4. What were its uses at that time? Was it exported to other countries?

It was mainly used for the production of agricultural and medical tools, weapons and personal items. Copper was the reason why humans abandoned stone as a primitive tool. The export of the Cypriot Metal (Aes Cyprium), as the Romans called it, was what made Cyprus world-famous, and it was the main reason why the great powers of the past were interested in colonising the island. The Uluburun shipwreck, which was discovered in 1982 off the southwestern coast of Turkey, contained more than ten tonnes of Cypriot bronze talents dating back to the late 14th century BC; something that demonstrates how important Cyprus was for world trade during ancient times.

5. When and why did mining stop?

The fall of the Roman Empire signalled the end of the thousand-year history of copper mining in Cyprus. In my view, there are two main reasons: a) all the surface and shallow deposits of the so-called mixed sulphide ores had been depleted, and b) because later conquerors had not fully understood the value and importance of the metal. Of course, Cyprus’ copper industry was revived in the 20th century AD. The main deposits that were exploited were those of Limni and Foukassa (Skouriotissa). In 1919 the Cyprus Mines Corporation found the largest and richest deposit ever discovered on the island, that of Mavrovouni. Its reserves were estimated at 17 million tonnes of ore, with an average copper grade of about 4.5%.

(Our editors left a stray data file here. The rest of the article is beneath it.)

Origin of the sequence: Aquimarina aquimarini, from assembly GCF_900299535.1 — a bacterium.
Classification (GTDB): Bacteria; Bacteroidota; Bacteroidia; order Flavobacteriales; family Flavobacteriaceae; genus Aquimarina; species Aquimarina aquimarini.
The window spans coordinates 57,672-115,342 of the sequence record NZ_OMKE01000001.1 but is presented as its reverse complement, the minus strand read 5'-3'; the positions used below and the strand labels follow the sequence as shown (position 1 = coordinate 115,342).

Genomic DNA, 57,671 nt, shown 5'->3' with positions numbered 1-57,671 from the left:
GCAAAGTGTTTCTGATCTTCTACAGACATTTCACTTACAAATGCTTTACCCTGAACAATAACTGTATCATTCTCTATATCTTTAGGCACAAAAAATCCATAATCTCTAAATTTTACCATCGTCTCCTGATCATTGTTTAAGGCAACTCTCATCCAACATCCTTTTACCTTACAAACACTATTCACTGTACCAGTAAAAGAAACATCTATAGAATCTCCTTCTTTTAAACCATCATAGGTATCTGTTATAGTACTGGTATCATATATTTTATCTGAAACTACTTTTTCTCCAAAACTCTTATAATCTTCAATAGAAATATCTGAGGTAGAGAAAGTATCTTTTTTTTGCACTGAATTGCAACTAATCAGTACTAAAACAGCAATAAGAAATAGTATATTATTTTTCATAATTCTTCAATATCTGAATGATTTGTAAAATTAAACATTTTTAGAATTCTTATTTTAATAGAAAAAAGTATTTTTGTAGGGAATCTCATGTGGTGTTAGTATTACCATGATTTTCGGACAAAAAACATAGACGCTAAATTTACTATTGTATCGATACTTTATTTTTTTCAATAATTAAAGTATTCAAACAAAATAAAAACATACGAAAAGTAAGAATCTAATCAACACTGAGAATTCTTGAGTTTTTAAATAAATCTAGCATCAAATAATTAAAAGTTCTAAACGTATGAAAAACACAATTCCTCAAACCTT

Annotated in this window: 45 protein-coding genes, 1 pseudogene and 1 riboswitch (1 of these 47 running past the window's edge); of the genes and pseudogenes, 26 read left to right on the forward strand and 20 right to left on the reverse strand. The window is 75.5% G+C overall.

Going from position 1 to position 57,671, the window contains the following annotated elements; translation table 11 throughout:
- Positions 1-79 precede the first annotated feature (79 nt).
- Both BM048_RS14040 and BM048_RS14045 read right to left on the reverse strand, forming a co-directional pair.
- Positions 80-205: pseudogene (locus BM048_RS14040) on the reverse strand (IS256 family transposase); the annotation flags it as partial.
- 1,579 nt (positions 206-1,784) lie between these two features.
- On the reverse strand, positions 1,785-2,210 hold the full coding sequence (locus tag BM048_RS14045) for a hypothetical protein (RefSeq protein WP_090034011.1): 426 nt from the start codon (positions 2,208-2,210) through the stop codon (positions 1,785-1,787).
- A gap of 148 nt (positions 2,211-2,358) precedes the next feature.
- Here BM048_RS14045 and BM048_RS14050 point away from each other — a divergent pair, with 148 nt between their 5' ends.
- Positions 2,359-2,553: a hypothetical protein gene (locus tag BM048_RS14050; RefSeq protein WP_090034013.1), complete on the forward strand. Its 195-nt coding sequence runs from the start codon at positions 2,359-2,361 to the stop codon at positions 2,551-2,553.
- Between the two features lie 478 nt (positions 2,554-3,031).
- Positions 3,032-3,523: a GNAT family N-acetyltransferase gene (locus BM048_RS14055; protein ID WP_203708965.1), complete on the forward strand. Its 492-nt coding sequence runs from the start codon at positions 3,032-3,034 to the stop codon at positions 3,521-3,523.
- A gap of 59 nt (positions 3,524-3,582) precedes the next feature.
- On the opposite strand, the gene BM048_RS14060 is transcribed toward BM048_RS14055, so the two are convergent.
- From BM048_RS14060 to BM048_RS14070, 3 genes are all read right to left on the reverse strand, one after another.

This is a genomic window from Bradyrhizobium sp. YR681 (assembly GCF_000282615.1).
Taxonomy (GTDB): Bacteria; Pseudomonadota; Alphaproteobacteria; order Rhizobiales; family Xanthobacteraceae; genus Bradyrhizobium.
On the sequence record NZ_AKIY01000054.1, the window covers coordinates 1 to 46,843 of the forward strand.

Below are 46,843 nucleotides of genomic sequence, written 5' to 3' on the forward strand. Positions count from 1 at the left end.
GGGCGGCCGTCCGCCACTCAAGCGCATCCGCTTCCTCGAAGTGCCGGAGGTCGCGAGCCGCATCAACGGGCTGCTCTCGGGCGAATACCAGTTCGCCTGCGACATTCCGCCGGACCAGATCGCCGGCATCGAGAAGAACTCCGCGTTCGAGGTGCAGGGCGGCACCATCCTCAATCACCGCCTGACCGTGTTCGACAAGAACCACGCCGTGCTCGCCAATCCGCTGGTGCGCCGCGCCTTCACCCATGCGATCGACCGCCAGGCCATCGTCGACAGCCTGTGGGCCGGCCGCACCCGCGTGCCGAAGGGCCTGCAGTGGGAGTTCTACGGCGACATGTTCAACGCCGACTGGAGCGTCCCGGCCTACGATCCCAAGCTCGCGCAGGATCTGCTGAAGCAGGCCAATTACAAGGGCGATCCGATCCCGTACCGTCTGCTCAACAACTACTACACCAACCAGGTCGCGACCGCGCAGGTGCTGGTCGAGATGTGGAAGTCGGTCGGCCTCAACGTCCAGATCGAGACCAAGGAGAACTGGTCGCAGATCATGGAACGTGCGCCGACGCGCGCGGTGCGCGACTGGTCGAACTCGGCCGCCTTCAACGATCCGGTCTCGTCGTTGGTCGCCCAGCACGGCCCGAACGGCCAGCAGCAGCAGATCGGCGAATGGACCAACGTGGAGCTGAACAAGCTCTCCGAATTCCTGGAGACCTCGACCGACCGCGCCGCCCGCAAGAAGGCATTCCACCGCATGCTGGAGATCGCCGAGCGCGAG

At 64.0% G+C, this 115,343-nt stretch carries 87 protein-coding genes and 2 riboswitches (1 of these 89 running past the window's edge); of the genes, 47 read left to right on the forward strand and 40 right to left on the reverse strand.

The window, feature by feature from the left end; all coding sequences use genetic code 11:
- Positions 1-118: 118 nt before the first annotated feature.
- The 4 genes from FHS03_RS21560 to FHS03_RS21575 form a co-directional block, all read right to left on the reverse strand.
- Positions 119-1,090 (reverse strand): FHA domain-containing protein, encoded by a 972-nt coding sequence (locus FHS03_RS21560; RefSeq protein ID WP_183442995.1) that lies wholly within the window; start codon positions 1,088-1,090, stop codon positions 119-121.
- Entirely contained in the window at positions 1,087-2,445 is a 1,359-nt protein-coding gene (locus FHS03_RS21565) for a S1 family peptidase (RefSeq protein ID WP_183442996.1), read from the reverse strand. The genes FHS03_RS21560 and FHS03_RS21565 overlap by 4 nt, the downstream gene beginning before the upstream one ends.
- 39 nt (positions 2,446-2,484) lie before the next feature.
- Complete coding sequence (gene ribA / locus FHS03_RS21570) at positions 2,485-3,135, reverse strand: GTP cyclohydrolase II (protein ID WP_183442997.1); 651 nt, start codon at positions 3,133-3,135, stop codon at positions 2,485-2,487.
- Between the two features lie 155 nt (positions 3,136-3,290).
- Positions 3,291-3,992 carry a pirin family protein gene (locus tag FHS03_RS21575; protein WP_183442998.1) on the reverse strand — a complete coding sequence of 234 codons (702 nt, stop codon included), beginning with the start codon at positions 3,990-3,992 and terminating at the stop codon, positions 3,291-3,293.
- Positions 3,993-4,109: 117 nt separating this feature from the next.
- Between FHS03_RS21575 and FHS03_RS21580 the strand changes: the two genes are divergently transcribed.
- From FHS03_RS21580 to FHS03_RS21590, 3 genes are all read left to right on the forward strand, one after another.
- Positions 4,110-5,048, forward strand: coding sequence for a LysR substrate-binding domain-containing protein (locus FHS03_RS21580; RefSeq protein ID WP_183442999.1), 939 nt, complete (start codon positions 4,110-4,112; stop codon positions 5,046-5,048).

Subsequently, the deposits in the areas of Sia-Mathiatis and Kalavasos were discovered and were later exploited by the Hellenic Mining Company. The period between 1950 and 1970 was the golden age of Cyprus’ mining industry, with mineral exports comprising about 50% of the country’s total exports. The fall in prices, the depletion of known deposits and the failure to locate new ones, led to the gradual fall of the mining industry. The Turkish invasion of 1974 however, led to the sharp and sudden decline of mining on the island, since quite a few mining and processing plants were located on the north side of the island.

6. How much copper is left in Cyprus?